Duryodhana, negativity personified.

Scriptures say we have been born upon this planet earth to play a certain role; to act a part. Instead, we take this part to be ourselves. The symptom of this is that we react to every event in life, and this very reaction hypnotizes us to the event. Sadly, we are in this semi-sleep state all our lives. Swami Ramdularay used to tell his disciples to go to a theatre and instead of watching the movie take a chair and sit near the screen facing the audience; then one can see the kind of hypnosis everyone lives in.

Spirituality is to wake up from this hypnosis and to do that can take a lifetime of effort. This means making an effort to remain awake in every event of life. There are two centres within us. The first is the attachment centre, which has always been with us. It gains strength every time we are hypnotised by an event and keeps us bound to the sleep of life. The second centre is born when we make a decision to wake up from this sleep of life. This is the detachment centre and this centre has to be made strong as we relate to each moment of life. If we observe correctly, we will see that we are most hypnotised by life when we go along with our negative emotions or our mechanical reactions to life. Whenever we pause before reacting, and allow consciousness to enter rather than going with our automatic negative reactions, our detachment centre becomes stronger.

Duryodhana is the epitome of negativity within us. This negativity, and thereby, our hypnotic attachment to life, is so strong that the scriptures very aptly describe Duryodhana as the warrior that cannot be defeated.

If we look within, Duryodhana is present in all of us.

He hates being laughed at, and stops us from laughing at ourselves.

When two people are whispering in a corner, he feels they are talking about him.

When a few friends gather, he always feels they should talk about him. Similarly, every event talked about should reflect upon him. (Instance: He does not want to share even a pinpoint of land with the pandavas.)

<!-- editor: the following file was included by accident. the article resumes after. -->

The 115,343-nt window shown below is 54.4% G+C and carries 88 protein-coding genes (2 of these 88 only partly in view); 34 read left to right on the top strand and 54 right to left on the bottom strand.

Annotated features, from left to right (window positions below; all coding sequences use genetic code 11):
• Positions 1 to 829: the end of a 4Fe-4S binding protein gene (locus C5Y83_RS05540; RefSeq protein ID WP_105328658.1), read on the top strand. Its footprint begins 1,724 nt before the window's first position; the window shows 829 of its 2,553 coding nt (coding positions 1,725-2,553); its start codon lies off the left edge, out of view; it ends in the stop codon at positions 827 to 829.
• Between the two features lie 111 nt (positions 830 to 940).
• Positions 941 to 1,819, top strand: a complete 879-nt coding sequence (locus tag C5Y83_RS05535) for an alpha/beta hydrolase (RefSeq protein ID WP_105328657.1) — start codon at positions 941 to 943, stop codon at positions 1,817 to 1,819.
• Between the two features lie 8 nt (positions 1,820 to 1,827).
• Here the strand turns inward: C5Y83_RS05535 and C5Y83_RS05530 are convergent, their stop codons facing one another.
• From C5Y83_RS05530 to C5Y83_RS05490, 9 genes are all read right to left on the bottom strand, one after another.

He feels the need for people to admire him. Deep down, he actually feels that people should bow to him.

He has a continual feeling of being hurt when people do not praise him.

If anyone even slightly criticises or makes fun of him, he feels deeply offended; even more so if it is done in the presence of an audience. (Instance: He feels hurt when Draupadi jokingly says ‘a blind man’s son is blind’ when he mistakenly slips in the water.)

He cannot take any insult or injury and is smugly satisfied at putting someone right. And if he is wounded he can be burning in intense anger, which can easily turn into hate and violence, He enjoys extracting his revenge and will go to any ends to achieve it. He cannot accept anyone saying that he is selfish or haughty.

On the other hand, to those who praise him, he portrays the very epitome of modesty. For his own self-interest and to be admired as a great donor, he will donate money to schools and hospitals. Just to appear honourable, he will speak the truth and behave well. He always wants to have his own way and will not listen to any one.

Here is a man governed by his vanity and sadly, he is in all of us and controls us. He is the person who feels resentment within us.

A baby in his cradle is the centre of attraction of a household. He feels hungry and his mother runs to feed him, his nappy gets soiled and is changed immediately. The whole family is running about for him. He starts feeling he is the centre of the world – a king and everyone else his subject. This Duryodhana is born very early in us and most of us don’t realise we spend our lives as his slave. This is our lowest form of ego consciousness. To walk on the spiritual path, this inner Duryodhana must be done away with. We have to mature from those attitudes, prejudices, and habits that were formed in the cradle.

It is said that vultures, jackals, crows, and donkeys howled when Duryodhana was born. This signifies that our psychic nature is animal. This has to be refined and purified so that the energies can rise to higher spiritual centres within us. My teacher taught us the refining exercises which purify our base energies. Duryodhana symbolises that man whose energies remain animal and are not refined to be human. These animal energies form tendencies which lie in our psychic structure and bind us to animal-type behaviour. Every time we fall a victim to a negative emotion we reinforce our animal tendencies.

If we can become aware of the Duryodhana within, throw the light of observation on his workings, and slowly let him die completely, then we will have taken a big step in the journey to awaken our consciousness and be free from the slavery of our psychic nature.